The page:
Hacking your brain - 4 strategies for founders to deal better with stress
September 18, 2012
Since I jumped into the deep end with crowdcademy, the feeling of being overwhelmed has become a constant companion of mine. Going from business guy to full-stack hacker while starting a company is stressful. And a constant feeling of being overwhelmed can easily lead to anxiety and ultimately depression. Since I have been interested in psychology for the better part of my adult life, I tried to come up with ways to hack my brain into becoming more stress-resilient. While these psychological tricks may not be a substitute for grit, I found out first-hand that they work surprisingly well.
First off, let me say that I believe pressure is a healthy thing. It forces you to leave your comfort zone and helps you grow both as a professional and as a person. If you’re not experiencing pressure in your work life, you're not pushing hard enough. On the flip side, if you’re experiencing the type of soul-crushing anxiety that early startups are infamous for, you’re probably pushing too hard. Here are my four main strategies that help me keep my cool and stay productive:
1. Don’t bite off more than you can chew
Be realistic in what you can achieve in a given period of time. Nothing is worse than having to add new worries to your existing list of headaches just because your planning was overly optimistic. And you are going to be overly optimistic otherwise you wouldn’t do a startup. It’s always going to take longer than you expect, so don’t make it worse by putting artificial pressure on yourself by committing to an unrealistic time plan.
2. Choose your battles wisely
The great thing is that you don’t have to solve every problem right away. I’m not saying that they’re magically going to go away by themselves (even though some actually do), but sometimes it’s just fine to acknowledge a problem and then ignore it until it really matters.
3. Keep your eyes on the road
Another strategy that I apply is to try to avoid non-work related stress as much as possible. Now this is not something that I’m particularly proud of because it leads to a whole bunch of eccentric behavior. But it reduces my overall stress level and helps me keep my sanity. Recent scientific studies suggest that our will power is a limited resource. So if I have to force myself to do something, there is less of my finite will power left to work on crowdcademy. Filing my Taxes? 3 months overdue. Finding a new apartment? I’ll do another short-term sublease instead. Doing household chores? I go grocery shopping once a week and you don’t want to know how often I clean my apartment. The so-called avoidance strategy works really well if you have to focus intensely on something for a short period of time. But it is certainly neither sustainable nor desirable long term.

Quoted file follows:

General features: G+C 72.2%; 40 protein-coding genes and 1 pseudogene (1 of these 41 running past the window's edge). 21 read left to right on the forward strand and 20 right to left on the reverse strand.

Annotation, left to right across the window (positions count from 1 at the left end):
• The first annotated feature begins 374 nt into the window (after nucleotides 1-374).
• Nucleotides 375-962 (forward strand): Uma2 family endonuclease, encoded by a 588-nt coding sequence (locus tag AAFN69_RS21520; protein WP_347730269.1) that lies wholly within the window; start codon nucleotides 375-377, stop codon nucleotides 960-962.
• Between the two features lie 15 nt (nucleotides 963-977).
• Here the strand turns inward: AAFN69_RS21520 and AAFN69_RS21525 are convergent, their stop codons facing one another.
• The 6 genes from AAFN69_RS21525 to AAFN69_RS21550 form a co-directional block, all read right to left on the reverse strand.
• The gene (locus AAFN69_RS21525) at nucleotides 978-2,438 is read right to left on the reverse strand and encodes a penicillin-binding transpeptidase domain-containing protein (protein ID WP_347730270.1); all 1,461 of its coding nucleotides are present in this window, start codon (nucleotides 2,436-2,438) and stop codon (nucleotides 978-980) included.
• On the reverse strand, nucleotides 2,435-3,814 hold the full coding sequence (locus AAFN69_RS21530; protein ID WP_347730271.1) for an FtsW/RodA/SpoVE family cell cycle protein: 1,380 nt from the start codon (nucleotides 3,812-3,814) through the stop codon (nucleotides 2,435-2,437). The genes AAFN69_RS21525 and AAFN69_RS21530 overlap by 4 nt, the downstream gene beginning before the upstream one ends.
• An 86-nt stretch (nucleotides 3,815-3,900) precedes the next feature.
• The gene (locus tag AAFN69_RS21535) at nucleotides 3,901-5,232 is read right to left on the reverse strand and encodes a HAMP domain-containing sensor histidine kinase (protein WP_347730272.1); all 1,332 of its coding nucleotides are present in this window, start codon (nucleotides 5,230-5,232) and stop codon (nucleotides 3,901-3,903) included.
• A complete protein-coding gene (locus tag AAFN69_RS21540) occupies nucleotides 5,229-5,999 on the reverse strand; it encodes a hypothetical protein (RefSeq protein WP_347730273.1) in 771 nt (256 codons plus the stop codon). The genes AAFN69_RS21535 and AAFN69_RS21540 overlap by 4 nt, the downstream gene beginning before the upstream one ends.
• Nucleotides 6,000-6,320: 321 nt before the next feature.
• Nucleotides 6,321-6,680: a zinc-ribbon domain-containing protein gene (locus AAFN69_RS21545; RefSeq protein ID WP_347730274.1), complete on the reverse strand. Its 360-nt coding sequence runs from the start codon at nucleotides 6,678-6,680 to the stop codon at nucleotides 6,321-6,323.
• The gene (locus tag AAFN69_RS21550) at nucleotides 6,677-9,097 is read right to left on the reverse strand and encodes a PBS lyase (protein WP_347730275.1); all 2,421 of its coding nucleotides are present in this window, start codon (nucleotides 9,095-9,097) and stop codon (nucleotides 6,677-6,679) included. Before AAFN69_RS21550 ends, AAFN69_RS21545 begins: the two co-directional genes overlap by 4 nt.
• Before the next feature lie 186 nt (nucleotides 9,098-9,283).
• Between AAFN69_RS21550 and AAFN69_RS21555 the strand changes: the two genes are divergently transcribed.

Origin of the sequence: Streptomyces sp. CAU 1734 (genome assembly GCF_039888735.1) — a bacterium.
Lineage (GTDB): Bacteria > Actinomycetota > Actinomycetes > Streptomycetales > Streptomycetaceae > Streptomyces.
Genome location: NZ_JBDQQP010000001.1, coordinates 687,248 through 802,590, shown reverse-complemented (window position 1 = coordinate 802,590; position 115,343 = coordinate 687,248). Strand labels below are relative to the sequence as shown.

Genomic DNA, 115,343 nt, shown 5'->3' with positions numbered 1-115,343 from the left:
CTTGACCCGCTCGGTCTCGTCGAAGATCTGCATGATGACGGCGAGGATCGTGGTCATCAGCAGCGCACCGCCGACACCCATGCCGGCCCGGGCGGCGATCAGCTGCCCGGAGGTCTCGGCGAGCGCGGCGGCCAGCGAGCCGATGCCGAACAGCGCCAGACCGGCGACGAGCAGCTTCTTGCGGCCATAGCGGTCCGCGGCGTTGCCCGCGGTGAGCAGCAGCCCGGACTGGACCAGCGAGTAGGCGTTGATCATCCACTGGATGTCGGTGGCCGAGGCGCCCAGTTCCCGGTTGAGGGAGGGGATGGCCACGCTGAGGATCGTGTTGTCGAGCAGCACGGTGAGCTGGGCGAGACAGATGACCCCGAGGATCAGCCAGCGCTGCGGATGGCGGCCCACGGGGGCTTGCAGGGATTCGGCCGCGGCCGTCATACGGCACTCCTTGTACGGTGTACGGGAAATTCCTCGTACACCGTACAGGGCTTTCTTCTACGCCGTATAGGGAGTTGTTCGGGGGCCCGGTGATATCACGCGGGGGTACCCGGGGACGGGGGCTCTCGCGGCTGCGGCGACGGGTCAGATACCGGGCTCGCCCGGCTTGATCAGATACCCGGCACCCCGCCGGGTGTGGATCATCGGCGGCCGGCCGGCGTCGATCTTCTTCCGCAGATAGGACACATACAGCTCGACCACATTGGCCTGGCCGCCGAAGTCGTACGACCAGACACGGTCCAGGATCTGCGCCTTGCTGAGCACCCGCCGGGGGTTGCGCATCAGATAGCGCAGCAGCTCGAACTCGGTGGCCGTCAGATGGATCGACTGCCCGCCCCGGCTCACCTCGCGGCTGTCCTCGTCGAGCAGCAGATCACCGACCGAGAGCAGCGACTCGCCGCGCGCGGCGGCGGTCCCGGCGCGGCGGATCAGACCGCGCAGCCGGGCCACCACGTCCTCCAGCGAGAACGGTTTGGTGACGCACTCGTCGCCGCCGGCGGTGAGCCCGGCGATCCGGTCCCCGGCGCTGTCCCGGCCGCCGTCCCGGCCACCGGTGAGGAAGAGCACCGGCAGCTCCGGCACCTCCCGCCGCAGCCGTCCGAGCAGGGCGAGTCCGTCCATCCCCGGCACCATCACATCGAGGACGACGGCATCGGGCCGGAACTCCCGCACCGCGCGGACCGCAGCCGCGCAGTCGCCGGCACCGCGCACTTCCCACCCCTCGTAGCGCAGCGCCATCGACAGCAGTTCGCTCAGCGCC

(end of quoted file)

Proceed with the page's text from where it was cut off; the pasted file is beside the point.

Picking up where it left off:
4. Everything’s going to be alright
So even if you apply all of my advice from above you will still face plenty of stressful situations. I still do. And like everybody else, I tend to get nervous when I face a type of problem that I have never dealt with before. If it's a particularly nasty problem, I even feel the impulse to flee that is wired deep into our brains. Over the last couple of years I have learned to deal with it better. My experiences have taught me that there is always a way for me to figure things out. This gives me a healthy confidence in my capabilities and is usually enough to silence the little voices of doubt in my head. If it's a really nasty problem, it helps me to visualize past obstacles and how I successfully managed to overcome them. This gives me the vital boost of confidence and energy I need to attack the problem head on.
I hope these strategies will help you as much as they've helped me. Everybody has their own stress tolerance level, but that doesn't mean that you can't improve it over time.